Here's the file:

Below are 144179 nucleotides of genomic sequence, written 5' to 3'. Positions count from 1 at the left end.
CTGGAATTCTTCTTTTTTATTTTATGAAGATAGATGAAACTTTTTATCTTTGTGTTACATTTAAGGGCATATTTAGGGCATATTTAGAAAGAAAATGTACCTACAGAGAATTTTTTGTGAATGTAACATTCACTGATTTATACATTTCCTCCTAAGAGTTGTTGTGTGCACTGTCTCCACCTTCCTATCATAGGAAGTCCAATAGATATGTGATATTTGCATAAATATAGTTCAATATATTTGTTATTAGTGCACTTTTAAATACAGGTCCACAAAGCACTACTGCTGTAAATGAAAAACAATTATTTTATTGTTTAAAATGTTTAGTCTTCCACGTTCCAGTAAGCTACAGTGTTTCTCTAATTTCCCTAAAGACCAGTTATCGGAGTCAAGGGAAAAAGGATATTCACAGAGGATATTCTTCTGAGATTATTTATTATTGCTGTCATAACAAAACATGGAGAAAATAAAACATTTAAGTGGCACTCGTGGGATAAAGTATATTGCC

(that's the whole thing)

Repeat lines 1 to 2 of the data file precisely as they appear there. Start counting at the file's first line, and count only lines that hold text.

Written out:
Below are 144179 nucleotides of genomic sequence, written 5' to 3'. Positions count from 1 at the left end.
CTGGAATTCTTCTTTTTTATTTTATGAAGATAGATGAAACTTTTTATCTTTGTGTTACATTTAAGGGCATATTTAGGGCATATTTAGAAAGAAAATGTACCTACAGAGAATTTTTTGTGAATGTAACATTCACTGATTTATACATTTCCTCCTAAGAGTTGTTGTGTGCACTGTCTCCACCTTCCTATCATAGGAAGTCCAATAGATATGTGATATTTGCATAAATATAGTTCAATATATTTGTTATTAGTGCACTTTTAAATACAGGTCCACAAAGCACTACTGCTGTAAATGAAAAACAATTATTTTATTGTTTAAAATGTTTAGTCTTCCACGTTCCAGTAAGCTACAGTGTTTCTCTAATTTCCCTAAAGACCAGTTATCGGAGTCAAGGGAAAAAGGATATTCACAGAGGATATTCTTCTGAGATTATTTATTATTGCTGTCATAACAAAACATGGAGAAAATAAAACATTTAAGTGGCACTCGTGGGATAAAGTATATTGCC